Volunteer fights for dogs
Posted at 2:02pm Tuesday 04 Jun, 2019
Saving Hope Foundation chair Janine Hinton says all dogs, regardless of breed, can be kind natured when raised right – and she has a 100 percent re-homing success rate to prove it.
In just under two years, the Saving Hope Foundation in Silverdale has rescued and re-homed more than 400 dogs, and Janine says the key is treating animals with empathy rather than resorting to putting them down.
“We have to start realising that a dog's behaviour is not their fault, it's the owners',” she says.
Janine began Saving Hope in July 2017 after her daughter, Anita Hinton, discovered a Pit Bull was going to be euthanized by the pound purely because of her breed.
That same Pitbull, named Hope, has lived with the Hintons ever since.
Janine says she volunteered for years prior to forming Saving Hope, by being a frequent dog foster-parent and doing administration work for her brother when he owned the Thames SPCA.
“I have always loved dogs more than people,” Janine says. “Dogs love you unconditionally and are always excited to see you when you come home.”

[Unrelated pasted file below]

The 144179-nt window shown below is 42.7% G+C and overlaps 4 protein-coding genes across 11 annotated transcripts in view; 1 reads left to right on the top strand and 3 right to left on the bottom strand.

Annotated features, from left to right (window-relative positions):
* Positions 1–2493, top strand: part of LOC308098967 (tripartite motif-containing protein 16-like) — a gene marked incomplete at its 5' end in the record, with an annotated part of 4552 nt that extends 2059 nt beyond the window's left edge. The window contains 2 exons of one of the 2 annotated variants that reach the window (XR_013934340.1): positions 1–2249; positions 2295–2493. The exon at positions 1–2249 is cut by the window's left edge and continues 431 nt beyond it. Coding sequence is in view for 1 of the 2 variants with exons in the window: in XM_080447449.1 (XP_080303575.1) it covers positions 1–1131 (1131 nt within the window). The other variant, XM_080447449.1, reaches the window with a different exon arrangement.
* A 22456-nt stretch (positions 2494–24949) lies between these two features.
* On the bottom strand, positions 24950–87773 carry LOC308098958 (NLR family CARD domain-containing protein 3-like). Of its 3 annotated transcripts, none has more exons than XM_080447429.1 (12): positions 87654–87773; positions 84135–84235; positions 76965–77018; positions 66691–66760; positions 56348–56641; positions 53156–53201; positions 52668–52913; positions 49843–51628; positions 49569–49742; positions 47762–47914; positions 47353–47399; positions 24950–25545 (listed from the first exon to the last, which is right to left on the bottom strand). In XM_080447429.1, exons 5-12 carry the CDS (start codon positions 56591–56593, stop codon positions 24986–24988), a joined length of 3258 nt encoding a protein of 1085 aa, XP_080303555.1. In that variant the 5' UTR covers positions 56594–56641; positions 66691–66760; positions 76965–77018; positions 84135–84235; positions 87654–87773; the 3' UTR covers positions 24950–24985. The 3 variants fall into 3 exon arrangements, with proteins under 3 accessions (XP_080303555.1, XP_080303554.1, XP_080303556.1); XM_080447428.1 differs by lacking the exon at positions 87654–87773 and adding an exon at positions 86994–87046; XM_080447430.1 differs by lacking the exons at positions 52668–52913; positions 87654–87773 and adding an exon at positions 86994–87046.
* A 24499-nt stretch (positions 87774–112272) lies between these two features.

She juggles her volunteering work, which equates to full-time hours, with helping run her family trucking business and spending time with her seven kids, 16 grandkids and one great-grandchild.
Janine admits running the charity isn't easy – from the high demand for her services to witnessing animal abuse and neglect first hand.
In May, Janine had an influx of 78 puppies that had to stay in her small dog pen, as the more than 90 Saving Hope volunteer foster families were all full.
Amongst the pups was a litter so infested with fleas that they looked as though they were covered in bloody scabs.
“Even after being bathed they were still riddled with fleas and were incredibly anaemic. We all just cried – we cry a lot around here,” Janine says.
Janine's next goal is to raise money for a mobile de-sexing service to reduce the amount of neglected litters.
She is also working with a team of her volunteers to research the imprinting stage of a dog's development to better understand how to rehabilitate them out of traumatised behaviours.
“I do wake up some days and just think this is way too hard,” Janine says. “But we can't stop what we are doing, the problem is too big.”